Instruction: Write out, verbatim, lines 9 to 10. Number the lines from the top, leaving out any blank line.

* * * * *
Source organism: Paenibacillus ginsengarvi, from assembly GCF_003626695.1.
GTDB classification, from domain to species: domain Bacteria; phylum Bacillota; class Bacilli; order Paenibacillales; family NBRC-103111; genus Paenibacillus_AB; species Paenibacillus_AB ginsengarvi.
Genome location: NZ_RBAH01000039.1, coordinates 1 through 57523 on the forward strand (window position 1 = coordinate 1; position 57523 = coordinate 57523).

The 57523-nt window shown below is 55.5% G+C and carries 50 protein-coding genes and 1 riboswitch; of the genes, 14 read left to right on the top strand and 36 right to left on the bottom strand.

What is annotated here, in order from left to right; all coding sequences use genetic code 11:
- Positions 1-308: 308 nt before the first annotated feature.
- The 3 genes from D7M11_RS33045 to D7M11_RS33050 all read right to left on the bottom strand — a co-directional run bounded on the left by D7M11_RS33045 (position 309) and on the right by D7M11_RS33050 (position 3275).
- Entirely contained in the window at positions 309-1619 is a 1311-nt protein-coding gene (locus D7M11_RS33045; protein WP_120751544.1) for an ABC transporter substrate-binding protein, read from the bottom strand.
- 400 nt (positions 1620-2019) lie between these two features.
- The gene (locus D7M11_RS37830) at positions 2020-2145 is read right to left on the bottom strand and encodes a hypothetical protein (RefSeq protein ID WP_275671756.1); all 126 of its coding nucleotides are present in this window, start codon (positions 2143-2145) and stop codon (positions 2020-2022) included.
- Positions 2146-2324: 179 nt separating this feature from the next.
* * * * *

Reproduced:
- 400 nt (positions 1620-2019) lie between these two features.
- The gene (locus D7M11_RS37830) at positions 2020-2145 is read right to left on the bottom strand and encodes a hypothetical protein (RefSeq protein ID WP_275671756.1); all 126 of its coding nucleotides are present in this window, start codon (positions 2143-2145) and stop codon (positions 2020-2022) included.